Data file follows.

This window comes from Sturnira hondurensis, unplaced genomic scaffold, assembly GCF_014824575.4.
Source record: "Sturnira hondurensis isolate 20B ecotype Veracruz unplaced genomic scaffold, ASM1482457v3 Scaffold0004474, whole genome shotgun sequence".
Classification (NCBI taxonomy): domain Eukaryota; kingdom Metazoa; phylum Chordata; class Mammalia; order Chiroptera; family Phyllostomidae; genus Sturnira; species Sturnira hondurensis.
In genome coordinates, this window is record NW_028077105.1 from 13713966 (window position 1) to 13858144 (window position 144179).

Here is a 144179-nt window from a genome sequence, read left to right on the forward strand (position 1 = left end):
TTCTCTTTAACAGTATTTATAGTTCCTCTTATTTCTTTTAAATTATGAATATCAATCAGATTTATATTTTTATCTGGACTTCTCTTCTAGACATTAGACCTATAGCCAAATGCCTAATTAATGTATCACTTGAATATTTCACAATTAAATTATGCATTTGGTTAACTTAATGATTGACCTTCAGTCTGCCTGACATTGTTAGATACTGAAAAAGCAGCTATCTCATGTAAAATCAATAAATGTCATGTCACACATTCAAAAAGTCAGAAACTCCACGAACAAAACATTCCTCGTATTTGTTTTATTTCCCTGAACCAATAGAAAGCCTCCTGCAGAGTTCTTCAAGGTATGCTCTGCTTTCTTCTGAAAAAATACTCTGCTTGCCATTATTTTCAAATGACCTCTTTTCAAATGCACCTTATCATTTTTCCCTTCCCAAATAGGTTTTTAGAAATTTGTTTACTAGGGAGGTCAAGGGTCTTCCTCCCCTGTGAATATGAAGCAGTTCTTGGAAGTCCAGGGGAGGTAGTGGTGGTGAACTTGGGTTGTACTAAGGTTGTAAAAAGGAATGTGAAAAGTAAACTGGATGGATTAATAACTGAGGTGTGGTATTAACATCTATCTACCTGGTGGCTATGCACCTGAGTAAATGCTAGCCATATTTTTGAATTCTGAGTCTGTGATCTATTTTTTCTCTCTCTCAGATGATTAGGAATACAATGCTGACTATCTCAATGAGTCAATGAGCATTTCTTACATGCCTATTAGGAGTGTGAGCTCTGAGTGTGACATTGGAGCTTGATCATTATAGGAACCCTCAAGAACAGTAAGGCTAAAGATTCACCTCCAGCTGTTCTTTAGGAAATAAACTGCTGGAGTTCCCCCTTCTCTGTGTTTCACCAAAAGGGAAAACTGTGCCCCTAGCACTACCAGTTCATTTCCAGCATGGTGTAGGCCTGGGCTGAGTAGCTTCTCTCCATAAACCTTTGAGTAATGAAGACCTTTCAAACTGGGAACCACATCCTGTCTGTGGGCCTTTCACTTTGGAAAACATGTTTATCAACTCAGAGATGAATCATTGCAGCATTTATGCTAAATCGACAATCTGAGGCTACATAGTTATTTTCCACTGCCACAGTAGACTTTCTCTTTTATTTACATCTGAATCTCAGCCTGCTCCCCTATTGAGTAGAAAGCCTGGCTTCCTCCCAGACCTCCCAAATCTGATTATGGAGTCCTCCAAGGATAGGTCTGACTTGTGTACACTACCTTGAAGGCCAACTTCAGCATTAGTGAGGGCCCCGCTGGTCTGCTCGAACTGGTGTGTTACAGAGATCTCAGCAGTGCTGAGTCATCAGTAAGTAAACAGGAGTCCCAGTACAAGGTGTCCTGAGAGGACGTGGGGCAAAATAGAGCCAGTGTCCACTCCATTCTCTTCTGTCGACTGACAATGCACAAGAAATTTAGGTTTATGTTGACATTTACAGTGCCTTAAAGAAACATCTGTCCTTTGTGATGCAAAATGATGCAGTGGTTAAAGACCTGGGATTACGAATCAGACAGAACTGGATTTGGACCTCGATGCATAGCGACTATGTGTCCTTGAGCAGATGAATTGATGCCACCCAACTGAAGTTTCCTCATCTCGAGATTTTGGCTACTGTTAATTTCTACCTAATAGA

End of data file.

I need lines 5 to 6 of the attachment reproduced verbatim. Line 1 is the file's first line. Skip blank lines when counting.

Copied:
Here is a 144179-nt window from a genome sequence, read left to right on the forward strand (position 1 = left end):
TTCTCTTTAACAGTATTTATAGTTCCTCTTATTTCTTTTAAATTATGAATATCAATCAGATTTATATTTTTATCTGGACTTCTCTTCTAGACATTAGACCTATAGCCAAATGCCTAATTAATGTATCACTTGAATATTTCACAATTAAATTATGCATTTGGTTAACTTAATGATTGACCTTCAGTCTGCCTGACATTGTTAGATACTGAAAAAGCAGCTATCTCATGTAAAATCAATAAATGTCATGTCACACATTCAAAAAGTCAGAAACTCCACGAACAAAACATTCCTCGTATTTGTTTTATTTCCCTGAACCAATAGAAAGCCTCCTGCAGAGTTCTTCAAGGTATGCTCTGCTTTCTTCTGAAAAAATACTCTGCTTGCCATTATTTTCAAATGACCTCTTTTCAAATGCACCTTATCATTTTTCCCTTCCCAAATAGGTTTTTAGAAATTTGTTTACTAGGGAGGTCAAGGGTCTTCCTCCCCTGTGAATATGAAGCAGTTCTTGGAAGTCCAGGGGAGGTAGTGGTGGTGAACTTGGGTTGTACTAAGGTTGTAAAAAGGAATGTGAAAAGTAAACTGGATGGATTAATAACTGAGGTGTGGTATTAACATCTATCTACCTGGTGGCTATGCACCTGAGTAAATGCTAGCCATATTTTTGAATTCTGAGTCTGTGATCTATTTTTTCTCTCTCTCAGATGATTAGGAATACAATGCTGACTATCTCAATGAGTCAATGAGCATTTCTTACATGCCTATTAGGAGTGTGAGCTCTGAGTGTGACATTGGAGCTTGATCATTATAGGAACCCTCAAGAACAGTAAGGCTAAAGATTCACCTCCAGCTGTTCTTTAGGAAATAAACTGCTGGAGTTCCCCCTTCTCTGTGTTTCACCAAAAGGGAAAACTGTGCCCCTAGCACTACCAGTTCATTTCCAGCATGGTGTAGGCCTGGGCTGAGTAGCTTCTCTCCATAAACCTTTGAGTAATGAAGACCTTTCAAACTGGGAACCACATCCTGTCTGTGGGCCTTTCACTTTGGAAAACATGTTTATCAACTCAGAGATGAATCATTGCAGCATTTATGCTAAATCGACAATCTGAGGCTACATAGTTATTTTCCACTGCCACAGTAGACTTTCTCTTTTATTTACATCTGAATCTCAGCCTGCTCCCCTATTGAGTAGAAAGCCTGGCTTCCTCCCAGACCTCCCAAATCTGATTATGGAGTCCTCCAAGGATAGGTCTGACTTGTGTACACTACCTTGAAGGCCAACTTCAGCATTAGTGAGGGCCCCGCTGGTCTGCTCGAACTGGTGTGTTACAGAGATCTCAGCAGTGCTGAGTCATCAGTAAGTAAACAGGAGTCCCAGTACAAGGTGTCCTGAGAGGACGTGGGGCAAAATAGAGCCAGTGTCCACTCCATTCTCTTCTGTCGACTGACAATGCACAAGAAATTTAGGTTTATGTTGACATTTACAGTGCCTTAAAGAAACATCTGTCCTTTGTGATGCAAAATGATGCAGTGGTTAAAGACCTGGGATTACGAATCAGACAGAACTGGATTTGGACCTCGATGCATAGCGACTATGTGTCCTTGAGCAGATGAATTGATGCCACCCAACTGAAGTTTCCTCATCTCGAGATTTTGGCTACTGTTAATTTCTACCTAATAGA